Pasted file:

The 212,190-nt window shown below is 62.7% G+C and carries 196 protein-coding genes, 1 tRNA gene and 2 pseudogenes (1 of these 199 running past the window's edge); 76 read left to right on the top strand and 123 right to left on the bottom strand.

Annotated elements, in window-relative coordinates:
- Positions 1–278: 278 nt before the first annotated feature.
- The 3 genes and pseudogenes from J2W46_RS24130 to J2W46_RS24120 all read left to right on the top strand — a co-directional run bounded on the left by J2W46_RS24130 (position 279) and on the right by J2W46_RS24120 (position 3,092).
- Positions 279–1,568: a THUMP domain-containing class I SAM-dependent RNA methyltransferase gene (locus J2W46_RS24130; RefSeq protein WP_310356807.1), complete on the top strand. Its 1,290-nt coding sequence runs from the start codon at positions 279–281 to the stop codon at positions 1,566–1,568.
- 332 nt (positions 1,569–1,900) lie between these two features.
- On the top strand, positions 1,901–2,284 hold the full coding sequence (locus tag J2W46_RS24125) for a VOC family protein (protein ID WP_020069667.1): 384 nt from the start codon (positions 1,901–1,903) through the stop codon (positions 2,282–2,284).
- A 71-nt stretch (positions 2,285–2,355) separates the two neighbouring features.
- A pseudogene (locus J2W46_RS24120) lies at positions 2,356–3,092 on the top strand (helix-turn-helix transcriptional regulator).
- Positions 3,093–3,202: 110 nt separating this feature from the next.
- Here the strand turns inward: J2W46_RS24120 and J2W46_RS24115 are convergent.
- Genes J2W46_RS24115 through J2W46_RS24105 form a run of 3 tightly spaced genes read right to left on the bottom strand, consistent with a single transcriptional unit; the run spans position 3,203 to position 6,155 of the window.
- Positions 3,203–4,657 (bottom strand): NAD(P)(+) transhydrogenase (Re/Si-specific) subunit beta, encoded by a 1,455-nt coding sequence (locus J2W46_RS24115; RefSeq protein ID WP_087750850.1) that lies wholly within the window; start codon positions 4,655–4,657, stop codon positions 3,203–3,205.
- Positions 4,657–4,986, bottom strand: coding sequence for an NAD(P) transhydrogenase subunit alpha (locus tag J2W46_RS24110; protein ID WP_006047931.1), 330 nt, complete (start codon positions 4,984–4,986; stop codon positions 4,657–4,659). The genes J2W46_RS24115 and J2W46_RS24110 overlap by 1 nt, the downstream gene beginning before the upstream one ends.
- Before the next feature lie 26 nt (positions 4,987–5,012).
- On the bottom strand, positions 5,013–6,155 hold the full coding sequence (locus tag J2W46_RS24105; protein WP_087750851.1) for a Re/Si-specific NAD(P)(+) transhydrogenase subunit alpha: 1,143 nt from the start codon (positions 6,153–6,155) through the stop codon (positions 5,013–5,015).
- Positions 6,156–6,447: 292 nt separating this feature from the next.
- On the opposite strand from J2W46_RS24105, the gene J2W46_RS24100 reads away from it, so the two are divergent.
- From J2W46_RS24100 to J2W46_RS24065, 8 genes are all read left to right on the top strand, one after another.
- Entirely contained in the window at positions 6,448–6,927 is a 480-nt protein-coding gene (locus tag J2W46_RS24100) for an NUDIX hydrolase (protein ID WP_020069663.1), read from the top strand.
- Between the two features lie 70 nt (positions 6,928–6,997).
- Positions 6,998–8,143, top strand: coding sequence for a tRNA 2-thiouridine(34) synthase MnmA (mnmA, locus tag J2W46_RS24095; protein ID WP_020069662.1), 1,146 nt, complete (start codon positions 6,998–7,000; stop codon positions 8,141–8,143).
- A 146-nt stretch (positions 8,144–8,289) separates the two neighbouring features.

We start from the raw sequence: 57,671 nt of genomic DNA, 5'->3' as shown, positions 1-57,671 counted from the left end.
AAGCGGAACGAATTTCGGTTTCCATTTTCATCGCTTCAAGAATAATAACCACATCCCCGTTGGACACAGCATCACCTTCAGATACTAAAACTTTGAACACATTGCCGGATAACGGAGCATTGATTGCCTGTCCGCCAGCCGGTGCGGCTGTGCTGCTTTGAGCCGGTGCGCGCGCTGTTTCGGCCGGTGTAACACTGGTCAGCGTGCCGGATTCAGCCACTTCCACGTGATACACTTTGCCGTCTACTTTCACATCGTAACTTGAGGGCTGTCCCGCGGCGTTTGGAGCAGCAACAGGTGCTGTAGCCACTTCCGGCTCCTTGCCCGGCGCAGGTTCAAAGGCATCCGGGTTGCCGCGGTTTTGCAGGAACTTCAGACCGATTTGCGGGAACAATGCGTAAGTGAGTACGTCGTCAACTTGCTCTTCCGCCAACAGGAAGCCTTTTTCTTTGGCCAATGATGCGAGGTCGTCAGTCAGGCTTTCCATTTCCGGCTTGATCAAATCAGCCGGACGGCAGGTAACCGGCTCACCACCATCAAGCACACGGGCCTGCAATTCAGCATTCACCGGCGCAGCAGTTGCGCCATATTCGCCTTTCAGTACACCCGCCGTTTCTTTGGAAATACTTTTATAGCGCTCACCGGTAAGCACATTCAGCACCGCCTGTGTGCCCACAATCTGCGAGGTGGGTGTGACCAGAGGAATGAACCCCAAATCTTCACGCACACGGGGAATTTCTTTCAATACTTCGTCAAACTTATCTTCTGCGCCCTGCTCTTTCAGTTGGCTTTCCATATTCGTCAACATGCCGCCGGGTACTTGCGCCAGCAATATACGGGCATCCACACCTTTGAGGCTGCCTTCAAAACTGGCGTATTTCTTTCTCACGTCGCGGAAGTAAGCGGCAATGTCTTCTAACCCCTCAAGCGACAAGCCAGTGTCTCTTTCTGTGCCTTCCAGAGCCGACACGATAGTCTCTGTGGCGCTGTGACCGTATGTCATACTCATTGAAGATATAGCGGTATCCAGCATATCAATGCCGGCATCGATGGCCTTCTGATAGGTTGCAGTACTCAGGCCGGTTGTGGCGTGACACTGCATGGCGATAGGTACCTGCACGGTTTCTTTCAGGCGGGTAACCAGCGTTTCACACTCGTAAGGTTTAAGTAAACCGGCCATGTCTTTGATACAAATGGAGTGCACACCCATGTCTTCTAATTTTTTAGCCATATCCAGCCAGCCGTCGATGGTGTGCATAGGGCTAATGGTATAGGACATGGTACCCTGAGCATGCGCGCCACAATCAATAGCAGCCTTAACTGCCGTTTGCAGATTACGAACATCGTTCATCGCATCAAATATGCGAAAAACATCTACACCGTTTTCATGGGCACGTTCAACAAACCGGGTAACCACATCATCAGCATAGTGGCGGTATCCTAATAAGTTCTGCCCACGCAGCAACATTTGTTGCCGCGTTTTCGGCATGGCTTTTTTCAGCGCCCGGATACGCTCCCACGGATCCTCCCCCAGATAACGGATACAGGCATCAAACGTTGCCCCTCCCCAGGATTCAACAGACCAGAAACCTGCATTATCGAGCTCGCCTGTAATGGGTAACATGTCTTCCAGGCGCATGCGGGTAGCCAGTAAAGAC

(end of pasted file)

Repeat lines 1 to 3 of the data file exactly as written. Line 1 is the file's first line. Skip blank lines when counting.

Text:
The 212,190-nt window shown below is 62.7% G+C and carries 196 protein-coding genes, 1 tRNA gene and 2 pseudogenes (1 of these 199 running past the window's edge); 76 read left to right on the top strand and 123 right to left on the bottom strand.

Annotated elements, in window-relative coordinates:
- Positions 1–278: 278 nt before the first annotated feature.